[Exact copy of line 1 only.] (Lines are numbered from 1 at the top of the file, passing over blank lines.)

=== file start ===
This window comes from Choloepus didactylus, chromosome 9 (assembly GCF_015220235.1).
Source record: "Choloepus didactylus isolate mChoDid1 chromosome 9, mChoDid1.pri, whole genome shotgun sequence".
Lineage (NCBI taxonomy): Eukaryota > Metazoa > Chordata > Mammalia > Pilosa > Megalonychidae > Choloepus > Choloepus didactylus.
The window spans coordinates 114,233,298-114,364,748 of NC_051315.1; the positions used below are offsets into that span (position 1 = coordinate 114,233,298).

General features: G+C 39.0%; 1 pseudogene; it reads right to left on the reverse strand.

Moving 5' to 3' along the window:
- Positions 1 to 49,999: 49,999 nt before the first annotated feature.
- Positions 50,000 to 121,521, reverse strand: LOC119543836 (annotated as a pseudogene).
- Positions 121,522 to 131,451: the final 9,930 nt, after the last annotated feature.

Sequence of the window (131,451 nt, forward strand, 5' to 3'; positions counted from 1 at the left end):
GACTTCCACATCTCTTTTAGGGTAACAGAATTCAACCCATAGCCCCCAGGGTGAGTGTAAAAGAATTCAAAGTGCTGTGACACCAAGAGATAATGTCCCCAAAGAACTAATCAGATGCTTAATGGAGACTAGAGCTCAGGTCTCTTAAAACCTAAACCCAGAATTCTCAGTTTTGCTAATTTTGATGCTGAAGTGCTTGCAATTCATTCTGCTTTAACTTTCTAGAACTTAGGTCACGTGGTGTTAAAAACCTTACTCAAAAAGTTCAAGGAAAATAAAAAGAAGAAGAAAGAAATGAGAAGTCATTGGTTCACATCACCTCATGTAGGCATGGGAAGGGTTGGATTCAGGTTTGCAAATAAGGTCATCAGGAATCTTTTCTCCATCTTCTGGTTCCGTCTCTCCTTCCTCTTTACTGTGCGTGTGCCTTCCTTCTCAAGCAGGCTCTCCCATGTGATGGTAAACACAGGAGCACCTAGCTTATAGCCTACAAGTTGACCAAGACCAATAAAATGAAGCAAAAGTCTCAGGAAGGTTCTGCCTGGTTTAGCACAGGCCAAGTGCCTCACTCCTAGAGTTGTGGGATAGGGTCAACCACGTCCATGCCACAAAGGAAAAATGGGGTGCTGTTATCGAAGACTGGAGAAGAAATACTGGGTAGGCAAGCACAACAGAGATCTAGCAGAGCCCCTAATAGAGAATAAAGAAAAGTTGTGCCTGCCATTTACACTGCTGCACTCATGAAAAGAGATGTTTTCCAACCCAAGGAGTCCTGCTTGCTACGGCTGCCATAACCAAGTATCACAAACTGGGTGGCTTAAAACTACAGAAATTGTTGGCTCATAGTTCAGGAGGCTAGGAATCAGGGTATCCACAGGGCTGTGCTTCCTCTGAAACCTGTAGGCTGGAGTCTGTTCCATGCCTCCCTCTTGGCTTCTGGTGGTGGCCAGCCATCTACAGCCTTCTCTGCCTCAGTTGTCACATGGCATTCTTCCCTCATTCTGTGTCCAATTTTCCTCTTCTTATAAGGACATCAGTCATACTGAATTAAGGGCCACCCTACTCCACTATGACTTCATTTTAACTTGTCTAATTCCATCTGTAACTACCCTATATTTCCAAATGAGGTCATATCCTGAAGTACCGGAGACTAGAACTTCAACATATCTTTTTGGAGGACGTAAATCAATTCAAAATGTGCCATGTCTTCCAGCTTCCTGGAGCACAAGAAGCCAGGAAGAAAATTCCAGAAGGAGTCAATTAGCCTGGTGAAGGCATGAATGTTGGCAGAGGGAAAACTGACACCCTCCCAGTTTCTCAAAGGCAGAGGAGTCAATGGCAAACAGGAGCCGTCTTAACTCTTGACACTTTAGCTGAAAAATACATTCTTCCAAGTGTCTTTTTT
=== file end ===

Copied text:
This window comes from Choloepus didactylus, chromosome 9 (assembly GCF_015220235.1).